The Yarn Bomber came to Tucson last weekend.
We took donated pieces
of which there were many
sent to the YarnBomber from Arkansas and Ontario
and Thrift Shops around the country
and embellished the larger ones with smaller ones
before attaching them together in building-wrap sizes.
We set up inside for small work and outside for the larger constructions.
Denizens, I have to say that there's lying on the concrete, bleeding to death,
and my brand-new-Holiday-Celebration-Tour-sneaker (over there, on the right) and I are here to tell you that this way is much better.
The Brit Who Hugs made pretend snow angels on her section as she agreed with me. I was having too much fun watching her, and being glad about the fact that I was there to watch her, to stop and take a picture. You'll just have to imagine our giant, life affirming, in-the-moment, smiles.
Here she is, with her husband and Kid The Younger, working on the aliens' spacecraft:
(oh, for a better camera)
They sit on the roof of Tucson Medical Center's Hospital for Children,
ferried from Santa Barbara by Stephen Dunier, the YarnBomber, himself.
The installation was not simple.
Sizing and piecing together just the right colors and patterns and shapes and textures required an artists' eye in addition to lots of extra long zip ties.
The single afghan covering the single panel is, he said, his favorite piece.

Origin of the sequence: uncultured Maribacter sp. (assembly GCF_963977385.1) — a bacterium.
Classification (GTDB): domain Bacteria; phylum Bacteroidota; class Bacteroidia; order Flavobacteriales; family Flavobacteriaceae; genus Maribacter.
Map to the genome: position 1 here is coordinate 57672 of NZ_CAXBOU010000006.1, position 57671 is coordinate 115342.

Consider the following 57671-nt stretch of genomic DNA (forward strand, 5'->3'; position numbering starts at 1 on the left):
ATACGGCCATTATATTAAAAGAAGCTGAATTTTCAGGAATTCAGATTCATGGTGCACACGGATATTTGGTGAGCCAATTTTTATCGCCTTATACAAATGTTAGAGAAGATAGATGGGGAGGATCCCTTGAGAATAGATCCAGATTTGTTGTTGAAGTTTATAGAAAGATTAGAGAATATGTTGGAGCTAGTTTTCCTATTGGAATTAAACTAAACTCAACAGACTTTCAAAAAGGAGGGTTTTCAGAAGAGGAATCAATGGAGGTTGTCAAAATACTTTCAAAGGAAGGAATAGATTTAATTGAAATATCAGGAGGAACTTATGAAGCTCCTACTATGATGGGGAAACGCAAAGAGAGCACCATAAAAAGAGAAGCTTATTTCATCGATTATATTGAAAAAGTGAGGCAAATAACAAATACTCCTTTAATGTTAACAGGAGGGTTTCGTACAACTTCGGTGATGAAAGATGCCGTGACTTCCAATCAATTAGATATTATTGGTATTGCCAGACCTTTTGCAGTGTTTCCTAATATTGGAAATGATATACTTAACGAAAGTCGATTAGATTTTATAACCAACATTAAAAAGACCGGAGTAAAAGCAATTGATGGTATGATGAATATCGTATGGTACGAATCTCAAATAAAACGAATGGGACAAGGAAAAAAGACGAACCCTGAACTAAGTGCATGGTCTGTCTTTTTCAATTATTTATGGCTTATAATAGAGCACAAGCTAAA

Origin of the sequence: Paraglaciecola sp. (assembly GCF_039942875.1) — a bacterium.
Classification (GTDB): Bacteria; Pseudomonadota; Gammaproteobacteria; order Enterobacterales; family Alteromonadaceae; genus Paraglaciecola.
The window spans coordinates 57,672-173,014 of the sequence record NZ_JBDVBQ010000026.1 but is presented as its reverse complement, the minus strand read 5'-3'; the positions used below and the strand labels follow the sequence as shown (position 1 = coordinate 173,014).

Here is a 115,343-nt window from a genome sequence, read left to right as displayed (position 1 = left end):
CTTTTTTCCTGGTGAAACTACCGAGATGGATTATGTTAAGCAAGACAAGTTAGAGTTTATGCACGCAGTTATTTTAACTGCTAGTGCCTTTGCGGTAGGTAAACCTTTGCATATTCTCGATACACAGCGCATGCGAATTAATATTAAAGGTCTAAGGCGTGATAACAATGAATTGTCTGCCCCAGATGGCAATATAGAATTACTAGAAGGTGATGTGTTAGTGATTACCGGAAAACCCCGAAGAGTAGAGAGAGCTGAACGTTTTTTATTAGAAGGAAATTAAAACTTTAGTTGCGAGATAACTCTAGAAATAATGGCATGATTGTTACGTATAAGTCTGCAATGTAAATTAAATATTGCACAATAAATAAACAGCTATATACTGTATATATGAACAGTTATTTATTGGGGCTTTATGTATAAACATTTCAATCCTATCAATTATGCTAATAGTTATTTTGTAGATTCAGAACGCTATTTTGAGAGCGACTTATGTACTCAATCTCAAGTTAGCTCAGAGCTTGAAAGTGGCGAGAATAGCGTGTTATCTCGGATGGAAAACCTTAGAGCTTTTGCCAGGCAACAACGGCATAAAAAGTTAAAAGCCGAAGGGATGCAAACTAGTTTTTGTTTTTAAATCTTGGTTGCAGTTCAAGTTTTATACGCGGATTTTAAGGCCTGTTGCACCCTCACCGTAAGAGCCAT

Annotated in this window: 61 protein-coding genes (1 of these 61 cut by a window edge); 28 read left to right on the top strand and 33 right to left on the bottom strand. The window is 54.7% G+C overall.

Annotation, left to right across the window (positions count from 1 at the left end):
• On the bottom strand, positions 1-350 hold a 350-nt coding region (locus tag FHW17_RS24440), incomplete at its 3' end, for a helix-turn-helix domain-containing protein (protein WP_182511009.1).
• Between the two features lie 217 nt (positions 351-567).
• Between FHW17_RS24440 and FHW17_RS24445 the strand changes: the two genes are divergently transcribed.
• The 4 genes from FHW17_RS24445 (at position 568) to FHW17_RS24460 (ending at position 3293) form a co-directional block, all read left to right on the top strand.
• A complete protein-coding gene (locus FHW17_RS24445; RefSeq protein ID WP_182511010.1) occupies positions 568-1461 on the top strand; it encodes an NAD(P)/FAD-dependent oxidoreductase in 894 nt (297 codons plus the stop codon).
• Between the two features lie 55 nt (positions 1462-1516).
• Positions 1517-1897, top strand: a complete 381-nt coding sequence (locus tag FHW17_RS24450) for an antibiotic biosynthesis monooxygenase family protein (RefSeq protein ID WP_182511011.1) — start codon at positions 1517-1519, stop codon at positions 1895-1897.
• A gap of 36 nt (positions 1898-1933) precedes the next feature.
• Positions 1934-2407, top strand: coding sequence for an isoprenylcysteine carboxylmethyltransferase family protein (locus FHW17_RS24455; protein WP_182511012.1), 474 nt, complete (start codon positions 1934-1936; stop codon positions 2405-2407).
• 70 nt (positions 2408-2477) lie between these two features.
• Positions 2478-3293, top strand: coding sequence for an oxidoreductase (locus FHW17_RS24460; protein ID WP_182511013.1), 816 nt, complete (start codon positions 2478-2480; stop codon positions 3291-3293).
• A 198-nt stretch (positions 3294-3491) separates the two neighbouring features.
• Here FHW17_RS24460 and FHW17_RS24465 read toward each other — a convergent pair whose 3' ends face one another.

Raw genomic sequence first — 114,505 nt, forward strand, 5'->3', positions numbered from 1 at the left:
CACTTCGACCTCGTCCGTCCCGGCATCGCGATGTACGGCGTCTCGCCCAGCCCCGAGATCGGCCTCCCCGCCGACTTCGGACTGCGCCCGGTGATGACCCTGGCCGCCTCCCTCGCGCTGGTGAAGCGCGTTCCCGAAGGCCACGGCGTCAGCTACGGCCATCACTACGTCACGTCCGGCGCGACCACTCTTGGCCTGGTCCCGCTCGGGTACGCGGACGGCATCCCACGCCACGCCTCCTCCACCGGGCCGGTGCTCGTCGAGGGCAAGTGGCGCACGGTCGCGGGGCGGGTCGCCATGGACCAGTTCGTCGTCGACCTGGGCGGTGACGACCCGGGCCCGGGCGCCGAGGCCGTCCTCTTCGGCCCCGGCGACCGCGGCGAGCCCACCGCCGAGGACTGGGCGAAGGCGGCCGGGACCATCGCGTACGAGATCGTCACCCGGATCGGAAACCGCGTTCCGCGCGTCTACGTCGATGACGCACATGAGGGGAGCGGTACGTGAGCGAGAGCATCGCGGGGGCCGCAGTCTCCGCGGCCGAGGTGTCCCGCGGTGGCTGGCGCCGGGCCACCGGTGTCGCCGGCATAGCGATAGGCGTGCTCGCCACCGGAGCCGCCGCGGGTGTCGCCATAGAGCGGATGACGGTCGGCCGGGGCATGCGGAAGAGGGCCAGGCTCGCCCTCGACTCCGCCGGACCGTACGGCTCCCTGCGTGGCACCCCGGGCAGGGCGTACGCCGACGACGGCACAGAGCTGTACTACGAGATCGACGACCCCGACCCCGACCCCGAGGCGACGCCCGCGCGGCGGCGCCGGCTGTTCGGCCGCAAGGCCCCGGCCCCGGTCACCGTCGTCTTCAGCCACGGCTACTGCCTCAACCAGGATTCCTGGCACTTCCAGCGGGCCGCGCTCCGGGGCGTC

He said this after an emphatic "NO!" and while I removed the very long, very bright pink embellishment he described as:
"You couldn't help yourself, could you?!?!"
Alone, it echoes the texture and the color of the building itself.
That's why he's the artist and I stuck to my whip stitches.
I admit it. I was addicted to the colors.
I sat on the concrete on the anniversary of the worst day of my life and I measured and rearranged and stitched pieces like this:
I just kept on smiling, doing a nonsensical but eminently logical bit of whimsy on a sunny Saturday afternoon. It was perfect.
Yes, that's a Ninja Turtle above me.
Every kid noticed him.
That gave me the opportunity to escort them and their parents out a little bit into the driveway so that
they could see the aliens on the rooftop.
The pieces on the top weren't connected yet, but our audience didn't seem to notice.
I wondered who'd sewn all those granny squares together and if she was glad that her work was part of the LOVE section of the wall?
I wondered who'd cut and twisted all those plastic bags to make the first three pieces on the edge. I stitched them together, faux yarn at its finest, and thought about sustainability and distribution of resources and then I just smiled.
It was the anniversary of the worst weekend in my life, in Tucson's life, and there we were, laughing and having a great time doing something that had absolutely no utilitarian value. And it was good. It was whimsical and beautiful and I know that Christina-Taylor and I would have had a lot of fun, being there together, which, of course, we were
I wanted to spend that time with purpose and connection.
I didn't know, but I soon found out, that there could also be joy.